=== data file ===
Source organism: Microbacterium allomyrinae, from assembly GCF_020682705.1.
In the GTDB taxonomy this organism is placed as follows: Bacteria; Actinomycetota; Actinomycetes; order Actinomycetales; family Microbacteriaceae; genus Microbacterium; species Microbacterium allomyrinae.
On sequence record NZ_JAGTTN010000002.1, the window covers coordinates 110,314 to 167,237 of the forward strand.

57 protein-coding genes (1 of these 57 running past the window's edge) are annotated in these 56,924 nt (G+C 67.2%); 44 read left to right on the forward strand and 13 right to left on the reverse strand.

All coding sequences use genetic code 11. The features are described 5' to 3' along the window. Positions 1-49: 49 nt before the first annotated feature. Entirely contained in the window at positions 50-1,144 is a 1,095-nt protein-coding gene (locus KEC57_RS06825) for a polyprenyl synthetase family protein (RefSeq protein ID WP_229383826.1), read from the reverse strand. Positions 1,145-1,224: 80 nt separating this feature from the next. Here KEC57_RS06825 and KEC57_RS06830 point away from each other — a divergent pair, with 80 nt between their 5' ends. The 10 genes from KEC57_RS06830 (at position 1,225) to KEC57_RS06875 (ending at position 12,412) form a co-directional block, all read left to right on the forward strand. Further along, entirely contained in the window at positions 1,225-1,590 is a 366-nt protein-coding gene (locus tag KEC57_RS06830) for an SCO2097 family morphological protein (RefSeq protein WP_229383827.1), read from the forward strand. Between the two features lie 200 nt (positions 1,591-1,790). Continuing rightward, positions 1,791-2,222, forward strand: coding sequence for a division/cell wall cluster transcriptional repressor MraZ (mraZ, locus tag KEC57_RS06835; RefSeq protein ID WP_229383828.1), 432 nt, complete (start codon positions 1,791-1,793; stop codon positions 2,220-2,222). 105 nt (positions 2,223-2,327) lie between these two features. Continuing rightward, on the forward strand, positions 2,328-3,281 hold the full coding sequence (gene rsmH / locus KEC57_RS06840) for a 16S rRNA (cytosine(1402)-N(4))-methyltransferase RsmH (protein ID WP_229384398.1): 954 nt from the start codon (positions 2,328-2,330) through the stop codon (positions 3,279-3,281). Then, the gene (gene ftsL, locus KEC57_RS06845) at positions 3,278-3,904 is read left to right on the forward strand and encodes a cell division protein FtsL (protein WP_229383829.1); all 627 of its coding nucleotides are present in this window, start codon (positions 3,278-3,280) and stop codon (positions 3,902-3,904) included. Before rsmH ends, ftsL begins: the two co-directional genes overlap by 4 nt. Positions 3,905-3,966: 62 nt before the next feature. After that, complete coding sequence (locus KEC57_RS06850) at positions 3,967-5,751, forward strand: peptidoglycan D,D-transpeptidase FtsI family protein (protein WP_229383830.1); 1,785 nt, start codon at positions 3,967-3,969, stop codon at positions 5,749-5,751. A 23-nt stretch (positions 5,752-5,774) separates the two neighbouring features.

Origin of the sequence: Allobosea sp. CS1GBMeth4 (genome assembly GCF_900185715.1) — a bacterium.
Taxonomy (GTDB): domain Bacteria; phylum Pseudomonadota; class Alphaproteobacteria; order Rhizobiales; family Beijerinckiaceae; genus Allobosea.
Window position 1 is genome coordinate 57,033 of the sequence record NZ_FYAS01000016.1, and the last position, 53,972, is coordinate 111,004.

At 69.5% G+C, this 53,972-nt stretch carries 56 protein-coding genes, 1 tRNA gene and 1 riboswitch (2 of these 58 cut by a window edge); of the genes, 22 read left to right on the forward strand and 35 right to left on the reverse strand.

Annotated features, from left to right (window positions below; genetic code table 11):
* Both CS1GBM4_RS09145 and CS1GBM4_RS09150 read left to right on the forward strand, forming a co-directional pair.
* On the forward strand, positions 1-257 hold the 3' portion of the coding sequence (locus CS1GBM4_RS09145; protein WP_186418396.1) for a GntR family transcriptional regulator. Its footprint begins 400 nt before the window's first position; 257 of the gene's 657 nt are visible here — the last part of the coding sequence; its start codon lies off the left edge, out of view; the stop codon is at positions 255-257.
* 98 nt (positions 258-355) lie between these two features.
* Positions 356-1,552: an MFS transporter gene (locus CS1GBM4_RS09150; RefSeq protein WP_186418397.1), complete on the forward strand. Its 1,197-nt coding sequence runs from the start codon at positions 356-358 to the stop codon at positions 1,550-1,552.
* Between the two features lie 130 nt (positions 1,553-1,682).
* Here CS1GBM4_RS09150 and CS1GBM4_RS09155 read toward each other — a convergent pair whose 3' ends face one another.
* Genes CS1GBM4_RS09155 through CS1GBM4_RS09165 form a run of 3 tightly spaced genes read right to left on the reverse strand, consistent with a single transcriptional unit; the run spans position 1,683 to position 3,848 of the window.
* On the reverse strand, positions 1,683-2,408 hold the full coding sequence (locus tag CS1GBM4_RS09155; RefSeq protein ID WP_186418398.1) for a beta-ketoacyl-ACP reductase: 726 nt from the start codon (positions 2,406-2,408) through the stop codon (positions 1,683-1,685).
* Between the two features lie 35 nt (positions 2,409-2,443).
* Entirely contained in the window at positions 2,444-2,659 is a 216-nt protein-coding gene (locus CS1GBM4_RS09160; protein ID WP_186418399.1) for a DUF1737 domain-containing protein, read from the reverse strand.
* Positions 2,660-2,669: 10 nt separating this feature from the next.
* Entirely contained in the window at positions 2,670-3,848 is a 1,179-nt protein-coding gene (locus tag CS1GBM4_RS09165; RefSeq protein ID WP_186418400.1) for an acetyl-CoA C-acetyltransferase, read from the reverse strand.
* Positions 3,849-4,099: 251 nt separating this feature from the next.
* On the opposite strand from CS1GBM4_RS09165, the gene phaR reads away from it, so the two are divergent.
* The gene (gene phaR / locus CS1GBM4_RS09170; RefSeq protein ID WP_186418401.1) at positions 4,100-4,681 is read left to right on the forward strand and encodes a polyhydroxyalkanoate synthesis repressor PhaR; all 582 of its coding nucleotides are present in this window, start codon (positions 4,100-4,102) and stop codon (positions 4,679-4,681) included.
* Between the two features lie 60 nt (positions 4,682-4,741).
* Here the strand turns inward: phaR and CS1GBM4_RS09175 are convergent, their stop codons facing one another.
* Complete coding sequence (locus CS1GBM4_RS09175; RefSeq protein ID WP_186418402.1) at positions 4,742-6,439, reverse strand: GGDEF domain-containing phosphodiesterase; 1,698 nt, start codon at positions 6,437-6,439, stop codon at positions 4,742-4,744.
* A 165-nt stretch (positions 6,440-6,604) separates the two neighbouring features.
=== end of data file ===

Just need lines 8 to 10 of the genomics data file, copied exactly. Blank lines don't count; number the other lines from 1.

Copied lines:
Window position 1 is genome coordinate 57,033 of the sequence record NZ_FYAS01000016.1, and the last position, 53,972, is coordinate 111,004.

At 69.5% G+C, this 53,972-nt stretch carries 56 protein-coding genes, 1 tRNA gene and 1 riboswitch (2 of these 58 cut by a window edge); of the genes, 22 read left to right on the forward strand and 35 right to left on the reverse strand.

Annotated features, from left to right (window positions below; genetic code table 11):